Covid-19 was the highest cause of death in March, April and May 2020 but, with the country-wide lockdown, it quickly become the third most frequent underlying cause of death by June (after the usual causes of dementia and Alzheimer’s disease and ischaemic heart disease). Covid infection deaths accounted for 21.6% of all deaths during the spring peak months but had reduced to 7.1 % by June.
Road transport drivers had some of the highest rates of death involving Covid-19 for men during this time but this group also included taxi and cab drivers and chauffeurs who all had close unrestricted contact with the public. By comparison, train/tram drivers are relatively isolated from the public during their working day.
It is therefore not surprising to see the highest death rate in taxi and chauffer drivers (65.3 deaths per 100,000; 134 deaths), medium rates in bus and coach drivers (44.2 deaths per 100,000; 53 deaths) and very low rates in train and tram drivers (two recorded deaths) and rail operatives (six deaths). This demonstrates the risk from Covid is related to exposure to the public.
Of the 17 ONS-specific occupations among men in England and Wales found to have higher rates of death involving Covid-19 (data from its Annual Population Survey), 11 occupations have statistically significantly higher proportions of workers from Black and Asian ethnic backgrounds. This is particularly relevant among bus companies, with 14% classed Black, African, Caribbean, Black British and 10% Asian, Asian British employees.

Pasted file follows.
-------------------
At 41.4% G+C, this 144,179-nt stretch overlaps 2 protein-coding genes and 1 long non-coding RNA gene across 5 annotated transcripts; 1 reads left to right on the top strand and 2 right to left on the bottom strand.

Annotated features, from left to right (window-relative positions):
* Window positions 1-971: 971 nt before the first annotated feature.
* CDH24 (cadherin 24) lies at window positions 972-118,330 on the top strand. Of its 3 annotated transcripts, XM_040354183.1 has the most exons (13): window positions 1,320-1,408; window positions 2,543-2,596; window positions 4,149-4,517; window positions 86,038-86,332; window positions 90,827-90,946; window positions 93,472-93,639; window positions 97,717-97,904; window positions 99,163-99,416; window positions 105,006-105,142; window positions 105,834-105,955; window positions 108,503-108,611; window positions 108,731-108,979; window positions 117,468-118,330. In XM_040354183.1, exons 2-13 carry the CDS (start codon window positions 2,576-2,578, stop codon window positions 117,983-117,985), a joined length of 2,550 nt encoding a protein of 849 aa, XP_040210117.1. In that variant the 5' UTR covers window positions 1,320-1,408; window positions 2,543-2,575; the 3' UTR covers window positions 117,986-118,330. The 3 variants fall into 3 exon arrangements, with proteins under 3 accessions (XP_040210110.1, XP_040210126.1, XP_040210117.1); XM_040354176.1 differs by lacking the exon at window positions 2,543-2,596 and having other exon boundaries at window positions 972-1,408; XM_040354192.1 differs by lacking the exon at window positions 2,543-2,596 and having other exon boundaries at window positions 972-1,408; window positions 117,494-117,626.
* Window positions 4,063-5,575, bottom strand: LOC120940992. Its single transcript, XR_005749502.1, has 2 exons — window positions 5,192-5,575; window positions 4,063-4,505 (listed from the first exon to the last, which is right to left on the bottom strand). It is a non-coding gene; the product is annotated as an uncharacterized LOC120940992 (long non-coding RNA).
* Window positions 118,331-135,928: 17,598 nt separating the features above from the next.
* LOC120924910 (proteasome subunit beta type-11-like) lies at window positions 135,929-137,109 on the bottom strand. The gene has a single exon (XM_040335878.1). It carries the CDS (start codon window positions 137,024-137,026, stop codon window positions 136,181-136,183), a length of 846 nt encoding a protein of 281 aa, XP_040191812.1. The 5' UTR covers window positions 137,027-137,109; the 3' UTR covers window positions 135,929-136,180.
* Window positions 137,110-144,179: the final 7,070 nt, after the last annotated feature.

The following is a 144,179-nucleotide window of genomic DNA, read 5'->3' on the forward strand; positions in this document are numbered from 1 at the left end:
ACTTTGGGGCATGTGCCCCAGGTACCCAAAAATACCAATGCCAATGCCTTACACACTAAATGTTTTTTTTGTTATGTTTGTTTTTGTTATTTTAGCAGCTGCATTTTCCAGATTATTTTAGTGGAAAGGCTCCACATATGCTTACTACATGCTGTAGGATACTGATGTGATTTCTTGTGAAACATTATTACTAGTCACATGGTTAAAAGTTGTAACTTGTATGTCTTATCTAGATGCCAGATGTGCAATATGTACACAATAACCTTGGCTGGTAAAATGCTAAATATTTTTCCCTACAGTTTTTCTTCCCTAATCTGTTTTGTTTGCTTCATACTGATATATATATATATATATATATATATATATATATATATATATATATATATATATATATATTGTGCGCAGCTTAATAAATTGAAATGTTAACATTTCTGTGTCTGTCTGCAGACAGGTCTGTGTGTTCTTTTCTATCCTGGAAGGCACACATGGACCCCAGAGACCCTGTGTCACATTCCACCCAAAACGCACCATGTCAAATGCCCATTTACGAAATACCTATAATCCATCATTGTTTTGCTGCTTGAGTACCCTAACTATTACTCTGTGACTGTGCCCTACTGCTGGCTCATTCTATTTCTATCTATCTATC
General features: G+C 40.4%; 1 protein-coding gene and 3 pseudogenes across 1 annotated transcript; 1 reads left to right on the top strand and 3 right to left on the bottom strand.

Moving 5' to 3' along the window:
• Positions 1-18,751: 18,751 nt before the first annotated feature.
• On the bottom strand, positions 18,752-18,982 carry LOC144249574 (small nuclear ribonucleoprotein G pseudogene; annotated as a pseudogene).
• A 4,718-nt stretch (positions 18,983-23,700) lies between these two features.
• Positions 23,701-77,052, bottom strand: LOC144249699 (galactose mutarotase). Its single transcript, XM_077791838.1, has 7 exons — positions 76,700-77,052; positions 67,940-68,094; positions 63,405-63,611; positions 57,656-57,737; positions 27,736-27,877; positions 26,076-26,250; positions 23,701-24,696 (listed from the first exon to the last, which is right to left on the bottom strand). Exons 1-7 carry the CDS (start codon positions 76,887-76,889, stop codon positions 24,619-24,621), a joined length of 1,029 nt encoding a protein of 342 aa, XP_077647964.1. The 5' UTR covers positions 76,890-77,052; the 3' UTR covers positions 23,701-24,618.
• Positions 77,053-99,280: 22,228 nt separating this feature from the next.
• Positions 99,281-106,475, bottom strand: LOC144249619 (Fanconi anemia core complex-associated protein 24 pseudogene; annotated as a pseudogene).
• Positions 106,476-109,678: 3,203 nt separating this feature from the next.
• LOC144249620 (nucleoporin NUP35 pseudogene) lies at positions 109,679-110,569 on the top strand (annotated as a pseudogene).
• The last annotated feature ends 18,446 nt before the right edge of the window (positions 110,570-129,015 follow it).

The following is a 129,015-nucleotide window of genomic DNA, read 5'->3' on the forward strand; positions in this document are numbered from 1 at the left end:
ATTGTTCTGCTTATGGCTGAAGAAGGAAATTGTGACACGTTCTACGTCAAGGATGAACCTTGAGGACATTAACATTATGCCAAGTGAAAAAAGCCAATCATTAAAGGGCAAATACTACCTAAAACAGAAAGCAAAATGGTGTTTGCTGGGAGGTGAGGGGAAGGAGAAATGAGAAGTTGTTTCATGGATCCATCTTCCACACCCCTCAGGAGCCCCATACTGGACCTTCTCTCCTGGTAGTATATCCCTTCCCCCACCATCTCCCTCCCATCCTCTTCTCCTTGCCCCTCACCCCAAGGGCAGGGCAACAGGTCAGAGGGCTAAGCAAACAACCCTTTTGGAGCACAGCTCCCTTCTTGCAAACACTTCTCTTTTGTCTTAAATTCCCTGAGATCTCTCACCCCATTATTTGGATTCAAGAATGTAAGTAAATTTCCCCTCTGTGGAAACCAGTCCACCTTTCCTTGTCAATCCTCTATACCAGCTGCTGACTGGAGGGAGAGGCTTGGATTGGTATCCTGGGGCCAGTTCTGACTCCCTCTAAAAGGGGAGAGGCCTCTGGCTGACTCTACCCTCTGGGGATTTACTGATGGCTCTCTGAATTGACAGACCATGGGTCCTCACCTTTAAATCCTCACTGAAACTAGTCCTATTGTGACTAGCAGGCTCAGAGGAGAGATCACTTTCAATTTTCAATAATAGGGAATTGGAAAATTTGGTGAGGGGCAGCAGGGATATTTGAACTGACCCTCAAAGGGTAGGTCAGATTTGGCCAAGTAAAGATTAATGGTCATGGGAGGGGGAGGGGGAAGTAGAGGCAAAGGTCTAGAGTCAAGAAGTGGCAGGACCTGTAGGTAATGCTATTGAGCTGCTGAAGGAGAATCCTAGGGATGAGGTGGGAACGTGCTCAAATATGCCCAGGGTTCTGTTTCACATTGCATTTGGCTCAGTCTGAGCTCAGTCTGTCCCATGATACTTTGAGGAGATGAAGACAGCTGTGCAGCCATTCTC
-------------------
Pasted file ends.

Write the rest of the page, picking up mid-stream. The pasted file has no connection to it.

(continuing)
How bus companies responded to Covid-19
All bus companies continued to provide a service during the lockdown with the support of government, with various measures being implemented to safeguard the driver and the public.
These included one-way bus systems, improved shielding for drivers, contactless payments and increased cleaning regimes.
These measures were independently assessed and demonstrated the bus environment had become a low Covid risk to the driver. Risk reduction procedures were also implemented at bus garages to reduce the interpersonal contact, social distancing and one-way systems.